Rivers and Tides: Lucy Holtsnider in the StudioJanuary 4, 2019
In a canal in Moorehaven, Florida, the engine of Lucy Holtsnider’s sailboat broke down. It was a 34’ homemade wooden catamaran, a little over twenty years old, with no insulation or windows. Holtsnider and her partner, Zion Klos, whose family had built and lived on the sailboat when he was in middle school, had been sailing for the past seven months. “It was kind of like being in a floating shack,” the artist remembers, “We were holding it together with epoxy and duct tape.” While Klos began researching diagrams of Yamaha engine from 1996, Holtsnider listened to meditation tapes. It was only the latest adventure on the year-long Climate Odyssey, an art-science collaboration which sent them 3,000 miles, through 13 states, to document and share the devastating effects of climate change.
The outdoors has always been important to Holtsnider. She grew up in a suburb of Littleton, Colorado, spending her time catching crawdads in the Platte River. At Colorado College, she learned to letterpress and began making prints and artist’s books. Shortly after graduating, Holtsnider moved to rural Idaho where Klos was completing a doctorate in hydrology and climate change communication. Suddenly, she found herself immersed in scientific research. At the same time, she wondered what role art could play in these conversations. What if we could combine my interest in art and his knowledge of climate science? she asked.
When Holtsnider accompanied Klos at a logging conference in Idaho, she saw firsthand the resistance to acknowledging the realities of climate change. “As soon as Zion introduced his talk, shoulders tensed up, hats pushed down, and there were audible guffaws and sounds of irritation,” she recalls, “They didn’t want to be there at all.” But over the course of the lecture, as Zion discussed the facts of climate change—the evidence that logging areas were experiencing significantly less frozen ground, which is necessary for harvesting timber—she saw the loggers come around. “People were saying ‘we’re witnessing this,’” In communicating the urgencies of climate change, Holtsnider believes, it is important to shift the narrative away from one of consumer guilt to how climate change is impacting specific, local communities. “They wanted to know what the future held and they wanted to know what changes could made,” she says.
From there, the idea of the Climate Odyssey was born. Beginning in Manitowoc, Wisconsin in July of 2015, the couple sailed from the Great Lakes and through the Erie Canal to the eastern seaboard, where in many of the coastal cities the impacts of climate change have been most dramatically felt. They traveled through the Intracoastal Waterway in Virginia and all the way down to to the bottom of Florida, while listening to the stories of river-keepers, city officials, sailors and fishermen along the way. With these stories, Holtnsider then created an interactive map and artist’s book. The powers of art and storytelling, she says, is far more effective at conveying environmental urgencies than sterile graphs and charts.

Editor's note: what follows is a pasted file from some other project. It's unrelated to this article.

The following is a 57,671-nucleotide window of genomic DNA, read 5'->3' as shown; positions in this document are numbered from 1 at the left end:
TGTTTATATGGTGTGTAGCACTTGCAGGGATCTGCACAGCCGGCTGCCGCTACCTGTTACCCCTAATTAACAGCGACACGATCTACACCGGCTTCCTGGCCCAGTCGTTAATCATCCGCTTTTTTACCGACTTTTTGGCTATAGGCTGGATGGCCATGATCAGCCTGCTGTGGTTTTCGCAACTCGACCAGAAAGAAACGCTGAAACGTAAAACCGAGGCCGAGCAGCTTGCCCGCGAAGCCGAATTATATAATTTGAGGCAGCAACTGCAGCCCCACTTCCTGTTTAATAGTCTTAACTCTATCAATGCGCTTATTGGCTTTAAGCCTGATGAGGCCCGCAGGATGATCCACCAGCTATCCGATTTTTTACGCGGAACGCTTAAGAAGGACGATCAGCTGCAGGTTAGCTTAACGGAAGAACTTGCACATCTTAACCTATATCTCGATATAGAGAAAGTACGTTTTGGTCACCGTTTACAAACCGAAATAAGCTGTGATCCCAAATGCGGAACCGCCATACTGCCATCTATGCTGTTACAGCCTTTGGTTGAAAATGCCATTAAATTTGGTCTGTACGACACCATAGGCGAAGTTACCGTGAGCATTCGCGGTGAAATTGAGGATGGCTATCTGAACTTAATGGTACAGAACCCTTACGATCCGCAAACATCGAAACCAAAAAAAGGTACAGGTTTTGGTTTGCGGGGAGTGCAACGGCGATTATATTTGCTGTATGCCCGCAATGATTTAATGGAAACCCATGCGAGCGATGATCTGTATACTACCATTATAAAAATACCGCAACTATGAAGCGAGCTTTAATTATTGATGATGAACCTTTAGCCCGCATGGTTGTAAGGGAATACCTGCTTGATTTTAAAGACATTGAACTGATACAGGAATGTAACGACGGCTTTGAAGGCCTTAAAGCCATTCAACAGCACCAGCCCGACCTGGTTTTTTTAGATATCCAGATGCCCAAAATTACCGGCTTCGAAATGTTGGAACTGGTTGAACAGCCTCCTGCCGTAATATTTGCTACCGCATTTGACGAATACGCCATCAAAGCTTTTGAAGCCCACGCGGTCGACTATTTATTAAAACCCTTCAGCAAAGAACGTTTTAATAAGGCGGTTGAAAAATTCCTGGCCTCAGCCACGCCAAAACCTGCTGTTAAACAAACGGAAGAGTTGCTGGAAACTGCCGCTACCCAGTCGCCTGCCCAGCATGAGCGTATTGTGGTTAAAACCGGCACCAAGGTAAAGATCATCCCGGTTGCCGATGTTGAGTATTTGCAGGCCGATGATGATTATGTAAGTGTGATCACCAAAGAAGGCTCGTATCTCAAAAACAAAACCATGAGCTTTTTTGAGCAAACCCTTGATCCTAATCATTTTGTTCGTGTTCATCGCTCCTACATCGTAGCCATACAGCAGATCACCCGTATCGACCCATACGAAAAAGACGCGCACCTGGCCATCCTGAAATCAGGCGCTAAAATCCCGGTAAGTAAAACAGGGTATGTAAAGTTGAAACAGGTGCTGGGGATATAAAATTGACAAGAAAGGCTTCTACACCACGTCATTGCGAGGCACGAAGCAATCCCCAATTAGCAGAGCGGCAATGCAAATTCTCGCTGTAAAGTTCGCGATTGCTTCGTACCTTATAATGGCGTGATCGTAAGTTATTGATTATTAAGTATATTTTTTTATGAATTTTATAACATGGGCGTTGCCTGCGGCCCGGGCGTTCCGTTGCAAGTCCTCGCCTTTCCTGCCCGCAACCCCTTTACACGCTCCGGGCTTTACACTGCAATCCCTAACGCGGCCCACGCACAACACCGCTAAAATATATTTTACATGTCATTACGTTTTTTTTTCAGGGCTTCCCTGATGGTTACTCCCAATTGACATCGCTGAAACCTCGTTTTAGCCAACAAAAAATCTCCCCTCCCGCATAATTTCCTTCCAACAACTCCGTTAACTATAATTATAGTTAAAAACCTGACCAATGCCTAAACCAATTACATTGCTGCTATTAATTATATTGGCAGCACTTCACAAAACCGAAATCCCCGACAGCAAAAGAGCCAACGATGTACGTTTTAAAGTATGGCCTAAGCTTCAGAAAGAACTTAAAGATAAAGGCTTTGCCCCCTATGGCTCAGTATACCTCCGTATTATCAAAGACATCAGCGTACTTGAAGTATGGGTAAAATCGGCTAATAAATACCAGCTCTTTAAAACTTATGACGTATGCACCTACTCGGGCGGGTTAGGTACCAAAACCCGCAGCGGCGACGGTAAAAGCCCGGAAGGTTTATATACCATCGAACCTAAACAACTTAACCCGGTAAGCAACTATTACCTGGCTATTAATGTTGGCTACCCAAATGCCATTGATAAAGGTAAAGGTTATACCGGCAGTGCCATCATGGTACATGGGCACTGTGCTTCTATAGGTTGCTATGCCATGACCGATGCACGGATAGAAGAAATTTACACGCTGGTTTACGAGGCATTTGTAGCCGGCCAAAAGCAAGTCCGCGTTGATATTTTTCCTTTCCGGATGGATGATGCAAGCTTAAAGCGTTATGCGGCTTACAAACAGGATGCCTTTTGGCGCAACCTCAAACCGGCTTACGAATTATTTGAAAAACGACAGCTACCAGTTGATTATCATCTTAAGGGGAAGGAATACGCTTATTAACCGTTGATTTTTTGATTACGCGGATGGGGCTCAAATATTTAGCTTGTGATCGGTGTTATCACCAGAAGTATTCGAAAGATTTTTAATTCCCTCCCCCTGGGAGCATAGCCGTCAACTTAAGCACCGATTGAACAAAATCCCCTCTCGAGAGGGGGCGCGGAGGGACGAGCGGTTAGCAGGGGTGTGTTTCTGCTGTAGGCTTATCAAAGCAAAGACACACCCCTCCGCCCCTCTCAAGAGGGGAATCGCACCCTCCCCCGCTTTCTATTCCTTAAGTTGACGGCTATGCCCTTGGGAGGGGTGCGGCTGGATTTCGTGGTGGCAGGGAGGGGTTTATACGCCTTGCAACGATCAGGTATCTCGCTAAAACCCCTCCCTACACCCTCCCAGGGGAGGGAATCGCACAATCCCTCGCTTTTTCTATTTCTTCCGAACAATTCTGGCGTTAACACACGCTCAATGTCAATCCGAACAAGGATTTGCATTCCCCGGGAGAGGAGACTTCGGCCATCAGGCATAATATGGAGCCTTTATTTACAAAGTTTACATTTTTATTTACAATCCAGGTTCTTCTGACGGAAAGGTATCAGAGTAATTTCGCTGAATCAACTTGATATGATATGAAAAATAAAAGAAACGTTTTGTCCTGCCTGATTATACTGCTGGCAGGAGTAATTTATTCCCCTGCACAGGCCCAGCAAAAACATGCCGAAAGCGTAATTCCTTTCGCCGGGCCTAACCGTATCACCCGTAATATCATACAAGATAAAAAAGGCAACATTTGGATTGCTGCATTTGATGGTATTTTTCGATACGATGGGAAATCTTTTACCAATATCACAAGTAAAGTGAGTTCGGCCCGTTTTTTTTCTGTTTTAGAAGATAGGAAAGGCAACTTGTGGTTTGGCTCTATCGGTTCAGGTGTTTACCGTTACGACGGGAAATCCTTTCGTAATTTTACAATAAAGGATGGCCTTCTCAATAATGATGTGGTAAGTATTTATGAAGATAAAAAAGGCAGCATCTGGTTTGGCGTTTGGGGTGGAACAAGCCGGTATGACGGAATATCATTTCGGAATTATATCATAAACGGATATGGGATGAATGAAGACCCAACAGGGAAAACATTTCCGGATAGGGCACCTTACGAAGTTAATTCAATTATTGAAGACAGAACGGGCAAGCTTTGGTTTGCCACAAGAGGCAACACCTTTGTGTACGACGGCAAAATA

After the year on the boat, and having completed her MFA at the University of California—Santa Barbara, Holtsnider now finds herself drawn toward less didactic work. In her current “River Series,” she creates ethereal abstract collages using handmade paper. While the collages explore formal questions, they still reflect her visceral experiences of climate change. They capture the beauty of places that are rapidly changing. In delicate, ghostly layers, “Caloosahatchee River” depicts the river in South Florida where two tornados tore through the swamplands within miles of the couple’s boat.
At the Women’s Studio Workshop, Holtsnider had the opportunity to create handmade paper, experimenting with different blends to make different kinds of paper. During the residency she found “the ideal ratio of cotton to abaca fiber,” she says. “This blend creates paper with abaca’s stretching and shrinking qualities, while keeping cotton’s ability to absorb ink and allow prints to dry.” After making the paper, she then pigmented them with a variety of colors before monotype printing on top. The first few collages of the new series, she says, are titled Trestle I – III, after the railroad trestle on the trail near WSW.
Living in Poughkeepsie, Holtsnider has now traded the catamaran for a canoe. “It’s a much more manageable boat,” she laughs. She is still thinking about climate change, and how to communicate a message for our collective survival. “It’s hard to come up with good news, especially when you consider the political climate,” she says, “But I couldn’t just talk about the darkness all the time—it was incongruous with the joy that I feel in making art.” The future is dark, she says, but it is also still important to hold onto what’s beautiful.
Lucy Holtsnider combines monotype prints, handmade paper, and found objects to create collages that consider climate change impacts and sense of place. In 2016, she completed Climate Odyssey, a year-long sailing expedition and art and science collaboration her partner, hydrologist Zion Klos. She is an adjunct professor at Colorado College and the Stern College for Women at Yeshiva University in New York City. Lucy lives and works near the banks of the Hudson River in Poughkeepsie, New York.